It is the Daimler Parties' burden to produce " strong evidence" that allowing Plaintiffs to amend would cause prejudice. See Sonoma County, 708 F.3d at 1117; DCD Programs, 833 F.2d at 187. The Daimler Parties offer only the broad argument that deadlines are approaching, without addressing their existing role in the case and participation in discovery. The Daimler Parties' Opposition does not identify any issues relevant to defending against Plaintiffs' proposed claims that fall outside of their existing discovery. To the extent that such issues exist, there is still time remaining (approximately two months) before the close of discovery in which to address them. The Court therefore finds that the Daimler Parties have failed to meet their burden to show that leave to amend should be denied on this basis.

D. There Is No Evidence of Bad Faith

The Daimler Parties do not specifically argue that Plaintiffs delayed amending their claim in bad faith, but do argue that " Plaintiffs have been aware of the possibility of naming [the Daimler Parties] for at least eight months, likely longer." See Opp'n at 3.

" 'Bad faith' courts have understood to mean such tactics as, for example, seeking to add a defendant merely to destroy diversity jurisdiction." SAES Getters S.p.A. v. Aeronex, Inc., 219 F.Supp.2d 1081, 1086 (S.D. Cal. 2002) (citing Sorosky v. Burroughs Corp., 826 F.2d 794, 805 (9th Cir. 1987)). Failure to amend immediately upon becoming " aware of the possibility of naming" an additional defendant does not meet this standard. Cf . Opp'n at 3. Further, Plaintiffs have submitted a declaration by their attorney stating all parties conferred in June of this year regarding the possibility of adding the Daimler Parties as direct Defendants, and that Plaintiffs only delayed doing so because the Daimler Parties declined to consent to such an amendment. Nevis Decl. (dkt. 96) ¶ ¶ 4-8. According to Plaintiffs, they then undertook additional discovery and research to confirm that adding the Daimler Defendants was proper. Id. ¶ 8. The Daimler Parties do not address Plaintiffs' explanation that materials produced by Winnebago and La Mesa in September confirmed that the Daimler Parties should be named as defendants.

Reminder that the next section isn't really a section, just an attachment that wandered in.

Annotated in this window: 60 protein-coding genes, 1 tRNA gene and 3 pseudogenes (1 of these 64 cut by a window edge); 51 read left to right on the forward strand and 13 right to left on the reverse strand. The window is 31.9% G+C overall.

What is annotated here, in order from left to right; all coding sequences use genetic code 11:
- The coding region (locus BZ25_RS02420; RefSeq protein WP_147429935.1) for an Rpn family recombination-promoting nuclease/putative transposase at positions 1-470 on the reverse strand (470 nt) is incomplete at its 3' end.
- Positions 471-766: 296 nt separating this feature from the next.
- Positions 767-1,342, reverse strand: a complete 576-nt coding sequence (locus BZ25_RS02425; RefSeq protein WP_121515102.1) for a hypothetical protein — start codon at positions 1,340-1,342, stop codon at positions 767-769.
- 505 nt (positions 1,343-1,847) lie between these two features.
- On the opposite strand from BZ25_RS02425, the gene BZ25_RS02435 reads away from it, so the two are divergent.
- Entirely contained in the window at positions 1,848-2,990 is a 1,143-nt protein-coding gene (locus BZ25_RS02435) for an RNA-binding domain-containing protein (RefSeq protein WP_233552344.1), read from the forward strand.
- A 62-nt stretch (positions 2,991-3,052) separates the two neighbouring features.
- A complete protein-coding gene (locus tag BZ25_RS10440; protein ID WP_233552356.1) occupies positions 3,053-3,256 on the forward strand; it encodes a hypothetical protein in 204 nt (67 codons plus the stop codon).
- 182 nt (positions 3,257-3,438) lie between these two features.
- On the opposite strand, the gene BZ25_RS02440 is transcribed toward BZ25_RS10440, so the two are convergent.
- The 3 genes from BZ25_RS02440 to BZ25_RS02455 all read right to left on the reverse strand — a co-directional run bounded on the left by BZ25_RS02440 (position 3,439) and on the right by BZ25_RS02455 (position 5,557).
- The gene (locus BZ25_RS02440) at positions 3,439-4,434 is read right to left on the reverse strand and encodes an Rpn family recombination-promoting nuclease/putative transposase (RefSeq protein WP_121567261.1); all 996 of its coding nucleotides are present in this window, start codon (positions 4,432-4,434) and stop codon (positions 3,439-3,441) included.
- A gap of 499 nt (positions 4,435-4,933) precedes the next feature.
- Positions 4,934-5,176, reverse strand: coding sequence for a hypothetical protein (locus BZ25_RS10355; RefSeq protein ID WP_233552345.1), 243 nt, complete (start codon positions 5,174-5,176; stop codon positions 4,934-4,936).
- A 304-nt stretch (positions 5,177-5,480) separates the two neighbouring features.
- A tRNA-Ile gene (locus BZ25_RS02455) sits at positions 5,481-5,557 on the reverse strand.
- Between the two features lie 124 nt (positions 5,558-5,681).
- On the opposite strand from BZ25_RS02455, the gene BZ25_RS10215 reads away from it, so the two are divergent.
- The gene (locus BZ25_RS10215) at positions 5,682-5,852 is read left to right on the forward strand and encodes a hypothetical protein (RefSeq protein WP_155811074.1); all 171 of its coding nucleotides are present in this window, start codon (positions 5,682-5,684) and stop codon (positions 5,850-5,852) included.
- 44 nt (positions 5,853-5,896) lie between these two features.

Although there may be room for debate as to whether Plaintiffs needed several months to determine whether to add the Daimler Parties, there is no evidence that the delay was in bad faith. The Court is not inclined to punish Plaintiffs for their caution in ensuring that amendment was proper, particularly where the Daimler Parties' counsel had invoked the possibility of Rule 11 sanctions if Plaintiffs pursued an improper amendment. See Nevis Decl. Ex. A at ECF page no. 4 (email from counsel stating that the Daimler Parties " reserve all rights as to the propriety of an amended complaint and plaintiffs' duties under Rule 11 in seeking such amendment").


It is perhaps telling that the Daimler Parties's Opposition does not cite a single decision from courts within the Ninth Circuit. See generally Opp'n (citing Third and Eight Circuit authority, as well as district courts in New Jersey, New York, Ohio, Texas, Wisconsin, and the Virgin Islands). This Circuit applies Rule 15's instruction that leave to amend should be freely given " with extreme liberality." Eminence Capital, LLC v. Aspeon, Inc., 316 F.3d 1048, 1051 (9th Cir. 2003) (citation omitted). The Daimler Parties' arguments primarily come down to undue delay, which alone is not sufficient. See Bowles, 198 F.3d at 758. Because the Daimler Parties have failed to present strong evidence of prejudice, bad faith, or futility, Plaintiffs' Motion to Amend is GRANTED. All parties are ordered to cooperate in any reasonable need for additional discovery raised by the amendment.


Buy This Entire Record For $7.95

Official citation and/or docket number and footnotes (if any) for this case available with purchase.

Learn more about what you receive with purchase of this case.